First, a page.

A man called to this life will beseech the Our Lord to unite him inwardly to His Eucharistic humility, to His silence, His hiddenness, and His ceaseless prayer to the Father. A man called to this life will ask Our Lord to unite him to the uninterrupted oblation that, in the Sacrament of His Love, He makes of Himself to the Father. And then, he will go about the ordinary and often monotonous routine of monastic life, content to apply himself to the practice of obedience and to the service of the brethren in love. He will talk sparingly, smile readily, forgive promptly, love chastity, and, at the sound of the bell, move on to the next thing in the order of the day and embrace it manfully as the concrete expression of God's will for him. It's simple. It's the little way.

Transformed Into the Same Image
There is no moment in which Our Lord is not offering Himself, no moment in which the immolation of the Cross is not being re-presented to the Father from the silence of His tabernacles all over the earth. A man united to the mystery of Our Lord's Eucharistic life will find himself, even when he is not singing in choir, or kneeling before the tabernacle, in a state of perpetual adoration in spirit and in truth. In such men the Father takes delight because on their faces He recognizes the Face of His Son and in their voices His own Son's voice. And all of this is the work of the Holy Ghost, according to the word of Saint Paul: "But we all beholding the glory of the Lord with open face, are transformed into the same image from glory to glory, as by the Spirit of the Lord" (2 Corinthians 3:18).

Eucharistic Reflection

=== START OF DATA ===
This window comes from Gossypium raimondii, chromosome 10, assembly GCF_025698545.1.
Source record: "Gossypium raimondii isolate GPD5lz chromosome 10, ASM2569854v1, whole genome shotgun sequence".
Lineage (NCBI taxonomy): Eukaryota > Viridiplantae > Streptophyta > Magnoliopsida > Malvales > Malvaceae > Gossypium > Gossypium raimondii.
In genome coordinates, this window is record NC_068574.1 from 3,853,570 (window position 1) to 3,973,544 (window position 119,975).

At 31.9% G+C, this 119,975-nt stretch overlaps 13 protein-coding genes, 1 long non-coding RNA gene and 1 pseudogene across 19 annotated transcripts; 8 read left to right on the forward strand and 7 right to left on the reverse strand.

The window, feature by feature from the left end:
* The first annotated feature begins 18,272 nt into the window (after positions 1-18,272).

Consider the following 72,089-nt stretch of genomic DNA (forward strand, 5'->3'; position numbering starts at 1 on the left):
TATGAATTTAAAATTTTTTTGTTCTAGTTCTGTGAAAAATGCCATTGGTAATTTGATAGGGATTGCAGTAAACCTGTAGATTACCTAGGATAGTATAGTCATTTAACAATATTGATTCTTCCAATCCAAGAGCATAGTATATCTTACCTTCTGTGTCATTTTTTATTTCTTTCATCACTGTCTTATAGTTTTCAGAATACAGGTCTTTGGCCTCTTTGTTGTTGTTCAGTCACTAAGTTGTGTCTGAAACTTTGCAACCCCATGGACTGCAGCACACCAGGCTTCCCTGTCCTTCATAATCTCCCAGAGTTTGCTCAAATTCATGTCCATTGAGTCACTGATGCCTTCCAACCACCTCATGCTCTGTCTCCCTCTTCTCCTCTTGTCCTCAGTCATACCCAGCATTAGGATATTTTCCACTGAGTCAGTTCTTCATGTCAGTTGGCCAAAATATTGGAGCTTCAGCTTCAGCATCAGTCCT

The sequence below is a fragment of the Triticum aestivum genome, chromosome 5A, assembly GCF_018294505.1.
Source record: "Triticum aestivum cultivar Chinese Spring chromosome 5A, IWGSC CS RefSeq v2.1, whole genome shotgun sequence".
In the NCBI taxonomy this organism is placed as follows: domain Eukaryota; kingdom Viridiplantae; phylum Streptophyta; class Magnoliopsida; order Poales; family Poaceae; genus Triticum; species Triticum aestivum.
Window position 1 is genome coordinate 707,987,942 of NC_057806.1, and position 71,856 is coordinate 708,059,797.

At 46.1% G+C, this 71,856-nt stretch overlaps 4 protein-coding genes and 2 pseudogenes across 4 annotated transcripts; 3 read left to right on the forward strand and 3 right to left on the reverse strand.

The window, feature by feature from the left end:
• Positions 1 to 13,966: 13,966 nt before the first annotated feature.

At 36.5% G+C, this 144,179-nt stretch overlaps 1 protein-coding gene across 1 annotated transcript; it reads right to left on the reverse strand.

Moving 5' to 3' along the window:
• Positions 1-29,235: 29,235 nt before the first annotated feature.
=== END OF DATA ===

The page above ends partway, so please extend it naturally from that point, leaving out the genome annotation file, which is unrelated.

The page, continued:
"We pass the church and have no greeting for our amiable Savior; we meet Him on the street and are almost ashamed to recognize Him as God. Great sinners, notorious criminals, are treated better than He...Poor Jesus!"
(Eucharistic Whisperings, Father Winfrid Herbst, SDS)
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How's This For Clarity in Preaching?

At some point in the lives of far too many people, they no longer recognize or believe in the existence of sin. They  look right at it, desire it, engage in it, but don't see it for what it actually is - a grave offense and injustice to God, an act of immense ingratitude to He Who created them, and a conduit for eternal damnation.

When sin becomes that entrenched, love and zeal for the salvation of souls dictate that sinners be confronted with the Truth and  offered an opportunity to see and repent of the sin in which they are mired.

Such was the case in the 16th century when Dominican missionaries in the Americas were unable to convince their fellow countrymen to cease their abuse and mistreatment of the native populations. In order to protect those natives and to save the souls of their abusers, they had to preach the Truth with clarity and with no concern about "hurting" the "feelings" of their listeners. This is how one Dominican preacher confronted that evil head-on: